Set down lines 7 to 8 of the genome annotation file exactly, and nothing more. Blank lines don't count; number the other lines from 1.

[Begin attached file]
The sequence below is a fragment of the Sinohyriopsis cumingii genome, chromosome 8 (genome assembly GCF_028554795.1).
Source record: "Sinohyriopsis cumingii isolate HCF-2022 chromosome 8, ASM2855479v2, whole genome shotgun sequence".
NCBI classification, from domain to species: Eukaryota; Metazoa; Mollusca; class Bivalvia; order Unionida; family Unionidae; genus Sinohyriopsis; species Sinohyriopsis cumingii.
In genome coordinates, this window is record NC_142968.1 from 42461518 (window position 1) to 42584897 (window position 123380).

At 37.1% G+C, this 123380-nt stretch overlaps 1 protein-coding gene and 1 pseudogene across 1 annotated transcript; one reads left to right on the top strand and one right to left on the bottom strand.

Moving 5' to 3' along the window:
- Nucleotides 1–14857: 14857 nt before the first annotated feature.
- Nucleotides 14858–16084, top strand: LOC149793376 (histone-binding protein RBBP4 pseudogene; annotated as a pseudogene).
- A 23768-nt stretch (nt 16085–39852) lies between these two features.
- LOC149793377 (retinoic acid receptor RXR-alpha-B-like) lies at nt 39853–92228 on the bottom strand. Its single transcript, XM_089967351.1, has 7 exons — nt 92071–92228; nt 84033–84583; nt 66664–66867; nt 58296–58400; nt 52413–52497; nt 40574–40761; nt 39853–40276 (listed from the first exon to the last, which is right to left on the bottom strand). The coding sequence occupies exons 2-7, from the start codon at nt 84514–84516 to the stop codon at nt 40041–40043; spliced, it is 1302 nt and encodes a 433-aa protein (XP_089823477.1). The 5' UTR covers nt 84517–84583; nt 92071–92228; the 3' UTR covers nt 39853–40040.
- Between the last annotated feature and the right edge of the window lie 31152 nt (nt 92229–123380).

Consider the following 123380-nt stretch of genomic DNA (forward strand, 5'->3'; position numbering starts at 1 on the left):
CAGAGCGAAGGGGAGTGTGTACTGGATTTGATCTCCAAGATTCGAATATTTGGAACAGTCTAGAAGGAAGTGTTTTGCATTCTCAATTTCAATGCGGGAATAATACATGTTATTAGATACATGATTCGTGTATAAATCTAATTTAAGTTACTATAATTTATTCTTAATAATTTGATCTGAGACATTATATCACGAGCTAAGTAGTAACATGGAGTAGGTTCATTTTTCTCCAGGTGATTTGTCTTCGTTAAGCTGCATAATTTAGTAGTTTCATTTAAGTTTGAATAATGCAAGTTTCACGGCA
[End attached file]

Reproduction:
- Nucleotides 1–14857: 14857 nt before the first annotated feature.
- Nucleotides 14858–16084, top strand: LOC149793376 (histone-binding protein RBBP4 pseudogene; annotated as a pseudogene).